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Tea: That Most American of Beverages

May 8, 2008

Lately, tea drinking seems to have reached epidemic heights in the U.S. Only a few years ago, tea drinkers in this country were lucky to find anything other than crappy Lipton's brand black tea in grocery stores and restaurants. These days, tea emporiums are flourishing, run-of-the-mill corner cafes stock a wide selection of brews from standard black teas to more adventurous greens, whites and reds, and Americans all over the country are exchanging their cafetieres for teapots. The other day, I was even able to obtain a cup of camomile tea in my local bar.

What's behind the new popularity of this seemingly least American of beverages? Certainly, tea isn't a new commodity in the U.S. It's hardly Kombucha, the fermented mushroom-based drink that seems to be all the rage right now.

According to the fascinating history page on the Stash tea company website, the American tea revolution has its roots in the 17th century. Apparently, settlers were confirmed tea drinkers. Peter Stuyvesant brought the first tea to America to the colonists in the Dutch settlement of New Amsterdam around the 1650s. Tea became popular in the 18th century, particularly among genteel women. But the war of Independence scuppered the relationship between America and the beverage when the British raised taxes on tea, which led to the Boston Tea Party of 1773.

Coffee may have since far overtaken tea as the brewed beverage of choice in the U.S., but tea is obviously now making a comeback. Why? Doctors' orders probably have something to do with it -- a cup of black tea has far less caffeine than the average cup of coffee, and many Americans are switching to tea for health reasons.

I'm guessing that the rise of Starbucks and other similar beverage outlets may have also helped to reunite the American public with tea, as has the growing popularity of yoga, Chinese medicine and various other practices brought to the U.S. by Eastern tea-drinking nations in recent decades.

Turning tea into a "luxury" item through skillful marketing and fancy packaging etc has also helped to raise the profile of the beverage in the media.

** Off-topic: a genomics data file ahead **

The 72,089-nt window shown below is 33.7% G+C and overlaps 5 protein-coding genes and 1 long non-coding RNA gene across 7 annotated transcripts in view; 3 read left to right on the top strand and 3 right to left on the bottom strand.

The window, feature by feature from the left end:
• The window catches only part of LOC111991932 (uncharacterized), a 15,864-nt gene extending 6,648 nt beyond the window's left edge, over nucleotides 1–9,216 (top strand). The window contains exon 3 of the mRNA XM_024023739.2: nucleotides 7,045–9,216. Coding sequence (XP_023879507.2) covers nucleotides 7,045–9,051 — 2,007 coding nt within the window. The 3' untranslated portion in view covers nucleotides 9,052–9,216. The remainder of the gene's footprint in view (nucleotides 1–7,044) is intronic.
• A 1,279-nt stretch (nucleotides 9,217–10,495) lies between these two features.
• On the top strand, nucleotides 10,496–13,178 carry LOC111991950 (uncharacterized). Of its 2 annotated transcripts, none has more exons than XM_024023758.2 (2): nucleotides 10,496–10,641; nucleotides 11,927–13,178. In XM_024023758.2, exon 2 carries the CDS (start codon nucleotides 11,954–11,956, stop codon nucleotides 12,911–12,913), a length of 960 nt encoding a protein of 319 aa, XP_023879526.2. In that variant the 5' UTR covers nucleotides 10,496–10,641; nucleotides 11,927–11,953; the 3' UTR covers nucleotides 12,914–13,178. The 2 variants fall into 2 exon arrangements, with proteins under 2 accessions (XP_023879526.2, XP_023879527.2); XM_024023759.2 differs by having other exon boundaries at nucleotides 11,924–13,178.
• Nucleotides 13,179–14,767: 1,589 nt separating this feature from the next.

As much hype as there is about tea right now, I don't think tea drinking is a fad. It's here to stay. Let's not forget, after all, that the U.S. is responsible for two of the most enduring tea traditions. It was an American tea plantation owner, Richard Blechynden, who invented iced tea in 1904. And his fellow countryman, Thomas Sullivan, who came up with the concept of "bagged tea" four years later.

2 Comments:

  • Well done Chloe,

    My wife is a big tea drinker, her mother is English, and I am alright with it unless it interferes with my time. This is a bit silly but also real; there is something I call:

    Tea Time Terror

    Of course, this says more about me than her but there is this way she has of needing to have a cup of tea just before we need to do something else.

    A battle of needs.

    It is non-negotiable, she must have the tea-it's in her genes-and that's alright, I just don't like being held hostage to someone else's habit...I mean tradition. And one that is so slow. If you drink it hot and fast, it will hurt you. It is slow. Time practically stops. And that is the point, isn't it?

    I get it. I suppose. But it is all in the timing, right?

    Because I understand it is about calming down. Taking a break. Taking a breath. Relaxing. I'm all for that. I would like to support it, but not when it breaks my stride-you know? It is mean.

    I'm convinced Tea Time Terror is a passive aggressive way for the English, my wife being a Half-Brit, to put in us a small warm spot where we must think about what a mess we have made of their world?

    Just a thought. But it could be true. Maybe not.

    I suppose I could be the crass American too. Maybe I should just succumb. I suppose I could use a cup of tea or three. I just don't think I can slow down enough to really, really understand.

    Terrorized American Man

    ps i do enjoy the smoky ecstatic buzz i get from the Yerba Mate-seven drops of Stevia, a little milk-cooled down in the fridge (ahead of time)

    By Anonymous Anonymous, At May 8, 2008 at 1:21 PM  

  • Tea Tim Terror, eh? I think my husband, who's from Detroit, suffers from the same affliction.

    By Blogger Chloe, At May 8, 2008 at 1:59 PM  

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